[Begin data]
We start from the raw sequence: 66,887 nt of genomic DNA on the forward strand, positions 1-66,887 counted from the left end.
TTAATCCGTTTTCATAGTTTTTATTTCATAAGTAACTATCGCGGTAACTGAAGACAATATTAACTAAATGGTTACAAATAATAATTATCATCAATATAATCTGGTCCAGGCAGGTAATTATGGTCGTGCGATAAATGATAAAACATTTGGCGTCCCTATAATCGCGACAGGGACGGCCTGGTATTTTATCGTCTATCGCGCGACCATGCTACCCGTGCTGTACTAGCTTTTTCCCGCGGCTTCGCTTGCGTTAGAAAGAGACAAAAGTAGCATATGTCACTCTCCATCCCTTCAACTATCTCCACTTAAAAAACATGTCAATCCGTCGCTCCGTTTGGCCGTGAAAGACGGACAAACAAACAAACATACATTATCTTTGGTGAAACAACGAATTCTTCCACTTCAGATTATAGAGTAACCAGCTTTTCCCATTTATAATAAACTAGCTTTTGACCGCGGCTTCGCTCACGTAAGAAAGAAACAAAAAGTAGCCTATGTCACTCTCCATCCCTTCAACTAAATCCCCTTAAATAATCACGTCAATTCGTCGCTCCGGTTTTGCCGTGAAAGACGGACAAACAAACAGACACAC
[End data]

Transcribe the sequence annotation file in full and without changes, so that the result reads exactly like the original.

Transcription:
We start from the raw sequence: 66,887 nt of genomic DNA on the forward strand, positions 1-66,887 counted from the left end.
TTAATCCGTTTTCATAGTTTTTATTTCATAAGTAACTATCGCGGTAACTGAAGACAATATTAACTAAATGGTTACAAATAATAATTATCATCAATATAATCTGGTCCAGGCAGGTAATTATGGTCGTGCGATAAATGATAAAACATTTGGCGTCCCTATAATCGCGACAGGGACGGCCTGGTATTTTATCGTCTATCGCGCGACCATGCTACCCGTGCTGTACTAGCTTTTTCCCGCGGCTTCGCTTGCGTTAGAAAGAGACAAAAGTAGCATATGTCACTCTCCATCCCTTCAACTATCTCCACTTAAAAAACATGTCAATCCGTCGCTCCGTTTGGCCGTGAAAGACGGACAAACAAACAAACATACATTATCTTTGGTGAAACAACGAATTCTTCCACTTCAGATTATAGAGTAACCAGCTTTTCCCATTTATAATAAACTAGCTTTTGACCGCGGCTTCGCTCACGTAAGAAAGAAACAAAAAGTAGCCTATGTCACTCTCCATCCCTTCAACTAAATCCCCTTAAATAATCACGTCAATTCGTCGCTCCGGTTTTGCCGTGAAAGACGGACAAACAAACAGACACAC